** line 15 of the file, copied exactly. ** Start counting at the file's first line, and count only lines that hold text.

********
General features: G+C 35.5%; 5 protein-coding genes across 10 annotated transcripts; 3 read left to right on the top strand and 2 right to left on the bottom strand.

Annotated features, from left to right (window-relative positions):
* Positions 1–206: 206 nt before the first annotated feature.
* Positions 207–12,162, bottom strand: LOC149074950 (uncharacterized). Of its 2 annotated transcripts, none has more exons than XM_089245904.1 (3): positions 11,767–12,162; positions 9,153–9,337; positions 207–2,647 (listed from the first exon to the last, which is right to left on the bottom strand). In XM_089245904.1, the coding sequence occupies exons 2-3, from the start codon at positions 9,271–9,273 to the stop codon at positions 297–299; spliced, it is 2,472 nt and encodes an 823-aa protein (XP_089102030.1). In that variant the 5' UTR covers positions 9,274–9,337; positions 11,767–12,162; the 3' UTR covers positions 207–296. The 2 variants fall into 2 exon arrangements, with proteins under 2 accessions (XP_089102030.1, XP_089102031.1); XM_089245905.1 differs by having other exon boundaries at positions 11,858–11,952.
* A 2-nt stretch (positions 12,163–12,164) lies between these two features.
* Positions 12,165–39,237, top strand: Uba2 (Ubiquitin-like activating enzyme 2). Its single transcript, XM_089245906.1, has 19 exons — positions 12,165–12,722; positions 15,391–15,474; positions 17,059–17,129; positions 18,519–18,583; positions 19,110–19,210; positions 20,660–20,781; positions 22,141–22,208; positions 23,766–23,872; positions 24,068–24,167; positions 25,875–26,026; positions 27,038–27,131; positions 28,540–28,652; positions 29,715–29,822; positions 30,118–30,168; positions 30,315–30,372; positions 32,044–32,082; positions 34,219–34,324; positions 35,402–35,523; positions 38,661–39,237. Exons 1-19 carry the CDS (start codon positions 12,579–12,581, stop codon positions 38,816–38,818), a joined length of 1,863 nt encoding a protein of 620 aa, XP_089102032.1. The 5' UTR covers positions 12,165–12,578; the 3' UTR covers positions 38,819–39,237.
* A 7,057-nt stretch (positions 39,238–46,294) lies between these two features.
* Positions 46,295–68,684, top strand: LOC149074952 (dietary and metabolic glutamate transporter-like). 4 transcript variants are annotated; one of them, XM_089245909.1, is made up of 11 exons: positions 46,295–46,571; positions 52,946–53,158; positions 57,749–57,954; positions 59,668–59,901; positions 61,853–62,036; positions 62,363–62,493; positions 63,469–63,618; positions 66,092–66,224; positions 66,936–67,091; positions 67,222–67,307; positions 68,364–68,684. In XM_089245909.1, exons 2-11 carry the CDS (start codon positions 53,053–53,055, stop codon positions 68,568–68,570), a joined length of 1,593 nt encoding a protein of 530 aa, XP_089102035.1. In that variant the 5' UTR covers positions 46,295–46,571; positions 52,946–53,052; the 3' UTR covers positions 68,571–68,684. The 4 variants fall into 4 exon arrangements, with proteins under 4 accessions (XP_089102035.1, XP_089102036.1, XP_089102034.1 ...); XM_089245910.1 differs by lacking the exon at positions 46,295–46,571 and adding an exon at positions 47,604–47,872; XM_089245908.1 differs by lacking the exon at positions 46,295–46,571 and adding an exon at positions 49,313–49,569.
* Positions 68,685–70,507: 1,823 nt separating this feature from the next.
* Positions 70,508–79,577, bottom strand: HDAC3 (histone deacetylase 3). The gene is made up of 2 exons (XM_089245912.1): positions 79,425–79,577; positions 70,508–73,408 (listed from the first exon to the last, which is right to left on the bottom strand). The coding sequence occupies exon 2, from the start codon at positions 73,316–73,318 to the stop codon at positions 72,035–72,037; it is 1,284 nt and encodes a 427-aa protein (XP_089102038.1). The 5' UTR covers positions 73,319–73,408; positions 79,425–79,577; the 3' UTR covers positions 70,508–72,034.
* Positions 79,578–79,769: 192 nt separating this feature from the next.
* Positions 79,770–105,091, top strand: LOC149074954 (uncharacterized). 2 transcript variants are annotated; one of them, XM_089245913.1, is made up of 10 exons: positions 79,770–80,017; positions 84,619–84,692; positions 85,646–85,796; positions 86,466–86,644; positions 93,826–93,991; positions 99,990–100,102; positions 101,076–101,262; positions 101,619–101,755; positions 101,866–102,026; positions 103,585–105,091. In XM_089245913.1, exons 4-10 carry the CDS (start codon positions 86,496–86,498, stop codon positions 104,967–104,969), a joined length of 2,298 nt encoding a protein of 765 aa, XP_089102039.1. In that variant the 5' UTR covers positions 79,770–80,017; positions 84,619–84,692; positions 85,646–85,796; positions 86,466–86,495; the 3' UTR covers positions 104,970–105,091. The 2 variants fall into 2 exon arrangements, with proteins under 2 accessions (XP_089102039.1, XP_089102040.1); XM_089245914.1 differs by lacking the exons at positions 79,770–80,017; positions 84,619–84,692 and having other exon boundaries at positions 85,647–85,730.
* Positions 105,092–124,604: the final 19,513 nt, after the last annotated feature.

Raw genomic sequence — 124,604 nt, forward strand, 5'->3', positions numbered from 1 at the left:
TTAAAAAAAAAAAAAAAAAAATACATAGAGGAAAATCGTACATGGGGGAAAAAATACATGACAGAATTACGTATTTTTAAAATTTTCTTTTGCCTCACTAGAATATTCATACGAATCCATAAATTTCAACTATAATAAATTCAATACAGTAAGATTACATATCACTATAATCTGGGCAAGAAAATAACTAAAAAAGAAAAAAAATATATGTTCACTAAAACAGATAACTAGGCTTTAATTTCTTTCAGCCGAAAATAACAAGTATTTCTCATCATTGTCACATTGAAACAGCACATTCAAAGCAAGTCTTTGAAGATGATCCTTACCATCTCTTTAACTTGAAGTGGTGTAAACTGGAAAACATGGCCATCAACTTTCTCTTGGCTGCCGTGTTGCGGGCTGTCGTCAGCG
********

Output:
TTAAAAAAAAAAAAAAAAAAATACATAGAGGAAAATCGTACATGGGGGAAAAAATACATGACAGAATTACGTATTTTTAAAATTTTCTTTTGCCTCACTAGAATATTCATACGAATCCATAAATTTCAACTATAATAAATTCAATACAGTAAGATTACATATCACTATAATCTGGGCAAGAAAATAACTAAAAAAGAAAAAAAATATATGTTCACTAAAACAGATAACTAGGCTTTAATTTCTTTCAGCCGAAAATAACAAGTATTTCTCATCATTGTCACATTGAAACAGCACATTCAAAGCAAGTCTTTGAAGATGATCCTTACCATCTCTTTAACTTGAAGTGGTGTAAACTGGAAAACATGGCCATCAACTTTCTCTTGGCTGCCGTGTTGCGGGCTGTCGTCAGCG